This was a large-scale cohort study using the KURAMA cohort . We investigated the association of RA disease activity with anxiety and depression symptoms after adjusting for physical disability, pain, and medication in RA patients. We used multiple models to investigate these associations and obtained several notable findings. First, the multivariable logistic regression analysis identified no association between DAS28-based-non-remission and anxiety and depression symptoms. Second, the severity of PtGA, a component of the DAS28 composite measure, was strongly associated with anxiety and depression symptoms, whereas other individual elements of DAS28-CRP (TJC, SJC, and CRP) were not. Third, HAQ-DI-based non-remission was independently and significantly associated with anxiety and depression symptoms. Fourth, patients taking steroids were more likely to have depression symptoms than those not taking steroids.
Findings of previous studies investigating the association between disease activity and anxiety and depression symptoms are inconsistent. Disease activity [23, 24], physical disability [13,14,15], and pain severity [16,17,18] are among the factors associated with anxiety and depression in RA patients. However, these studies have two key limitations: (1) DAS28 and pain scores were simultaneously analyzed, but HAQ-DI scores and drug use were not included as covariates  and (2) pain, HAQ-DI scores, and drug use were not included as covariates [9, 24]. Therefore, the association between DAS28 score and anxiety and depression symptoms was mainly evaluated independently, and the effects of other factors may not have been fully evaluated. In this study, we found that when disease activity, disability, pain, and medication were adjusted for, DAS28-based non-remission was not independently associated with anxiety and depression. The average DAS28-CRP score in this study was 1.91 ± 0.82, which was lower than scores found in previous studies (DAS28-CRP scores 6.26–6.77). Additionally, almost 80% of patients achieved remission of disease activity (42.4–56.3% in previous studies), and disease severity was low and controlled. Therefore, after adjustment, the effects of other factors associated with anxiety and depression symptoms may be more robust than disease activity.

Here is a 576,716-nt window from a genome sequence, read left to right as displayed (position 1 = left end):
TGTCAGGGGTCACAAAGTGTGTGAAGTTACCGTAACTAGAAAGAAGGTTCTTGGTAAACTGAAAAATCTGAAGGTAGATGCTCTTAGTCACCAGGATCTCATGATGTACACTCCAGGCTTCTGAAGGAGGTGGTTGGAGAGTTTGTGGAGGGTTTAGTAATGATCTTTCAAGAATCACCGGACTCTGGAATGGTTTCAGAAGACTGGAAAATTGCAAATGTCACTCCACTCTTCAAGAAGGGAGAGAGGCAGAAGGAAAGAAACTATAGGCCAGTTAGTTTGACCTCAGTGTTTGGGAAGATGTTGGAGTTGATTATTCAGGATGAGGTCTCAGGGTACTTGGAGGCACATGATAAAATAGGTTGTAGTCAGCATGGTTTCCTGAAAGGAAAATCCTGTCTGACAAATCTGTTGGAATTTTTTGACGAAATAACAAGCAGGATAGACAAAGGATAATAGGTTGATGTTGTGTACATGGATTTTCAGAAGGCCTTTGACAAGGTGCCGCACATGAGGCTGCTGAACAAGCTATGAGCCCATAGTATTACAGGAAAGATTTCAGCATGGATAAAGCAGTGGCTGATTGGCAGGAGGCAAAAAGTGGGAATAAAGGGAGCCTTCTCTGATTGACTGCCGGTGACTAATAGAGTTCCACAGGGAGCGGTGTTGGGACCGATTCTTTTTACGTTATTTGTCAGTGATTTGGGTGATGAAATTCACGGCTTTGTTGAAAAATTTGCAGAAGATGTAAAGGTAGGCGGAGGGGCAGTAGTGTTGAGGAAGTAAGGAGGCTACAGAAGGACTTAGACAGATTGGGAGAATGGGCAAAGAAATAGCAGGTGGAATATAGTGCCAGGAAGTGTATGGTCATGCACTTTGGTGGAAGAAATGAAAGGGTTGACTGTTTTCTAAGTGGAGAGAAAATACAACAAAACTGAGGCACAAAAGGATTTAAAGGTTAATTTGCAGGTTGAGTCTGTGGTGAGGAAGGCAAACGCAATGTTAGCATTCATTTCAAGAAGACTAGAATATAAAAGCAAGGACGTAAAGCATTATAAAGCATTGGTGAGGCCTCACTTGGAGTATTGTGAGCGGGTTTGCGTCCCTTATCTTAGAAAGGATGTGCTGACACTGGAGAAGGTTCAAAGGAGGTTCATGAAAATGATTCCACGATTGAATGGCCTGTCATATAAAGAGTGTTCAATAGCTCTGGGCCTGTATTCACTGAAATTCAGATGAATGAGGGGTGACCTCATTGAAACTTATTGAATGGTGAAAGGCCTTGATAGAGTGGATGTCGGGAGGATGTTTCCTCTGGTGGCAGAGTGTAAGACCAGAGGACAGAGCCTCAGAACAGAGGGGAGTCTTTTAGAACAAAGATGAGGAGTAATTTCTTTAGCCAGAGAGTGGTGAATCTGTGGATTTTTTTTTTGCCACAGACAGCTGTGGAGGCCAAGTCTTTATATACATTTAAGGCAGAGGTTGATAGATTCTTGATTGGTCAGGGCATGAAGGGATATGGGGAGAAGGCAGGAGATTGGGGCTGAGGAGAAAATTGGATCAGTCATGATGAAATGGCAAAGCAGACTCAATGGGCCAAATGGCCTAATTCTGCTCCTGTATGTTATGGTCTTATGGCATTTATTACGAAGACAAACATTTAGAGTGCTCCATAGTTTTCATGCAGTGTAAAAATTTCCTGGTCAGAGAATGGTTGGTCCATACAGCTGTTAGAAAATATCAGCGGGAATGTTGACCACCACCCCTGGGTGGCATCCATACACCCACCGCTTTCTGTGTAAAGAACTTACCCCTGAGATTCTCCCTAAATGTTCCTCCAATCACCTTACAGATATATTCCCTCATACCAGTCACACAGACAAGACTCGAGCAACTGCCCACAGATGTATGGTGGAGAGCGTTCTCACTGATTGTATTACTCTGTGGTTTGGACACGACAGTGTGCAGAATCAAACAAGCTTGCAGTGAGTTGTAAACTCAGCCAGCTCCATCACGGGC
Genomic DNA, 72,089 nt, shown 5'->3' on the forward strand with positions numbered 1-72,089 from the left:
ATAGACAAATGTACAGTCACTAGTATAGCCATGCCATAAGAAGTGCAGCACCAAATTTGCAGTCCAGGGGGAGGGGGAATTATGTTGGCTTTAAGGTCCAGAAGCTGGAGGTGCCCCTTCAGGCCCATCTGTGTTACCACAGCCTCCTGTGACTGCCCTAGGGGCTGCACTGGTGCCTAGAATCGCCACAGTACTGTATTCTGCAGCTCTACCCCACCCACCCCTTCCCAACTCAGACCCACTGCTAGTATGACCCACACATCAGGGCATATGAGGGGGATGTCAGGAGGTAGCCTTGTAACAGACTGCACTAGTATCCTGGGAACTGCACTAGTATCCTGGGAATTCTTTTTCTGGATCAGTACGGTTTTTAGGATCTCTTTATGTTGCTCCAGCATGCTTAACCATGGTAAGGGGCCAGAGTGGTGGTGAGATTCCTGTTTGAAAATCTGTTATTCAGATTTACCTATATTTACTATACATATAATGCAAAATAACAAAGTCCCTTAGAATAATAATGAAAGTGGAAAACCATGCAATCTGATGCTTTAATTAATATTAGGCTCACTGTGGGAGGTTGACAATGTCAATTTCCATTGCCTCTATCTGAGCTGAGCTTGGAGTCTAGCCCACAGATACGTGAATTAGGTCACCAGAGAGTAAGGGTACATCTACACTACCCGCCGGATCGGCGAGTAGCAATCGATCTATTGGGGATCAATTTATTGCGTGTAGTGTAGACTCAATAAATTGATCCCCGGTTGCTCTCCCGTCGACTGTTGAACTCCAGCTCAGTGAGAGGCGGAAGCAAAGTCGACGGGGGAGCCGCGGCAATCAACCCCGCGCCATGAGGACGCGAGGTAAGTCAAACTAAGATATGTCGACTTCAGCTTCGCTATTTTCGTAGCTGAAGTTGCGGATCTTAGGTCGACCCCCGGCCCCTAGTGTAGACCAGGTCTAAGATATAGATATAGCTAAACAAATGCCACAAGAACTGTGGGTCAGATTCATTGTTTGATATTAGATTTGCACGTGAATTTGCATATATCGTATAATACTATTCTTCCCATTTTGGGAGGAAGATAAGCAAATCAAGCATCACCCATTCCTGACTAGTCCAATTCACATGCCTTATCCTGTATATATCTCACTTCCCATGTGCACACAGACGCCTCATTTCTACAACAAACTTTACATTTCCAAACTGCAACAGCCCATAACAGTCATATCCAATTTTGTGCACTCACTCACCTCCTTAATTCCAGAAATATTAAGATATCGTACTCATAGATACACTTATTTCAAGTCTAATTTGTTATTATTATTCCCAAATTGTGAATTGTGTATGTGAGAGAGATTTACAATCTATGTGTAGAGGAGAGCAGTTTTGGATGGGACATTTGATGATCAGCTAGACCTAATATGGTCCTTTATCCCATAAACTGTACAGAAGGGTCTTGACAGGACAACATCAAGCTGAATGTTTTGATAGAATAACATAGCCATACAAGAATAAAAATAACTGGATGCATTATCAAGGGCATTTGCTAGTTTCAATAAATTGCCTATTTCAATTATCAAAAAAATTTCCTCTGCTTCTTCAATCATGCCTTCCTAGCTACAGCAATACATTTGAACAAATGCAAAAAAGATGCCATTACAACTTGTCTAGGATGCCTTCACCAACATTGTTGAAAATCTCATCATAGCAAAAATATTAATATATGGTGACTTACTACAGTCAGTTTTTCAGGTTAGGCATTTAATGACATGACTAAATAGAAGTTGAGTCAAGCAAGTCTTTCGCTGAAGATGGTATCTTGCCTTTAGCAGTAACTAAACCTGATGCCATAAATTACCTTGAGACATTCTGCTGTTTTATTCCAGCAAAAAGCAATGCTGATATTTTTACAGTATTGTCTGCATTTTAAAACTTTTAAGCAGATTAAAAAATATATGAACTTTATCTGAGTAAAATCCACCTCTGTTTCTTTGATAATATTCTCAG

We also found that PtGA (a component of the DAS28-CRP composite measure) was notably associated with anxiety and depression symptom, which is similar to findings from a previous study . Moreover, the multivariable analysis results suggested that inflammation (CRP, TJC, and SJC) was not associated with anxiety and depression. Previous studies have reported that systemic inflammation is a potential cause of depression [19,20,21] and that inflammatory markers correlate with depression , suggesting an association between inflammation and depression symptoms. In this study, we did not correlate the two variables because of low CRP. However, PtGA uses the VAS for overall patient self-assessment and is the main tool for measuring patient-reported outcomes . The present results suggest that patient self-assessment, and not inflammation, is associated with anxiety and depression symptoms in RA patients.
PtGA reflects various factors; physical disability [39, 40], pain [18, 39], and catastrophizing pain  are among the factors that exacerbate PtGA scores. Santos et al.  excluded a priori testing for a direct association between DAS28-CRP3 variables and depression symptoms and instead tested the effects of disease activity and disease impact on patients. They found no direct association between DAS28-CRP3V and depression. They also confirmed an indirect relationship between disease activity and depression symptoms mediated by disease impact, such as pain, physical well-being, functional disability, and coping. Thus, functional disability, pain, recognition, and self-evaluation of disease were reflected in PtGA scores and related to anxiety and depression symptoms. This suggests that individual responses to stress caused by chronic disease, coping mechanisms, and subjective experiences of well-being are at least as important as inflammatory factors in the association between RA and psychological problems [28, 42].